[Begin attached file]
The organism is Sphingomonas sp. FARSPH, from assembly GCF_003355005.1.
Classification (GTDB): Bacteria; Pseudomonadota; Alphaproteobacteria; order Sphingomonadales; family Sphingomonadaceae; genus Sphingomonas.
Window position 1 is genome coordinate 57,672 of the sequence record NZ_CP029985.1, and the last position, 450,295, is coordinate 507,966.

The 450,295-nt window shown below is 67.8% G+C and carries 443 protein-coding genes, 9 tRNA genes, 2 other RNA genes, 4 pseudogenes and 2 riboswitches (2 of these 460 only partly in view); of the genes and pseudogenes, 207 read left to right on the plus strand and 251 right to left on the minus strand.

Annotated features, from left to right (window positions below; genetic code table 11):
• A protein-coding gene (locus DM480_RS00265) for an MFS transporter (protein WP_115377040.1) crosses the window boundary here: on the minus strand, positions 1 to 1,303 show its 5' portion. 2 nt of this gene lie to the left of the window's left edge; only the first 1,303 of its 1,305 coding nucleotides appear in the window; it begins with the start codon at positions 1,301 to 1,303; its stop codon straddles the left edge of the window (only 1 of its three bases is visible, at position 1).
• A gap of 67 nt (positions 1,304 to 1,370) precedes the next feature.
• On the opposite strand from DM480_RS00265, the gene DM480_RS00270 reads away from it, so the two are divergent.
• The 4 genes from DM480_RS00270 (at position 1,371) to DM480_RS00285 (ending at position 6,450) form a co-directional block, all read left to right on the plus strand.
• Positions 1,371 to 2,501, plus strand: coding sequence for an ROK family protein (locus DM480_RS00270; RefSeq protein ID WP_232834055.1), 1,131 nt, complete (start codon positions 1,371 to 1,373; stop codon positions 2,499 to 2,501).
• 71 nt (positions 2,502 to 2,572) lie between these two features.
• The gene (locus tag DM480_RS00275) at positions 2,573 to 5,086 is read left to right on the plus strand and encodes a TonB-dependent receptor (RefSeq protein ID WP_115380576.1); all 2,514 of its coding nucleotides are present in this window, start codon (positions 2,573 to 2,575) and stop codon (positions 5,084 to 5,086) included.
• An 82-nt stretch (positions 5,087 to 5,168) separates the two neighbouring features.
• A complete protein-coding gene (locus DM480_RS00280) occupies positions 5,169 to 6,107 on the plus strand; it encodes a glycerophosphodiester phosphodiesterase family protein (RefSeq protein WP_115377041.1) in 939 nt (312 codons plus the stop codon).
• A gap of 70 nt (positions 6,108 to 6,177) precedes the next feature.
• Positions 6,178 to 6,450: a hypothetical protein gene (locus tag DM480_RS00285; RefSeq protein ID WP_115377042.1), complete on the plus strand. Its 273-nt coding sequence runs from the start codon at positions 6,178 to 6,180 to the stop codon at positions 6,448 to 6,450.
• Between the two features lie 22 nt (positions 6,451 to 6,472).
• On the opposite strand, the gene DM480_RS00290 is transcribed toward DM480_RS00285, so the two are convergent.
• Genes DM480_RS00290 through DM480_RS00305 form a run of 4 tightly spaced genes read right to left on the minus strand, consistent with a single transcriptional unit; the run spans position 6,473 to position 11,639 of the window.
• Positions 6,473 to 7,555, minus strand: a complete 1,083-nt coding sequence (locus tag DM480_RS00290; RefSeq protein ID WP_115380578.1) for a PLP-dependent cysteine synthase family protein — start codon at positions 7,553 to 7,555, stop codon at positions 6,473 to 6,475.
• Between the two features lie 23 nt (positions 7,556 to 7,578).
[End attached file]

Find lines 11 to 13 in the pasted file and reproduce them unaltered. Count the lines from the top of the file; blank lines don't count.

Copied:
• 71 nt (positions 2,502 to 2,572) lie between these two features.
• The gene (locus tag DM480_RS00275) at positions 2,573 to 5,086 is read left to right on the plus strand and encodes a TonB-dependent receptor (RefSeq protein ID WP_115380576.1); all 2,514 of its coding nucleotides are present in this window, start codon (positions 2,573 to 2,575) and stop codon (positions 5,084 to 5,086) included.
• An 82-nt stretch (positions 5,087 to 5,168) separates the two neighbouring features.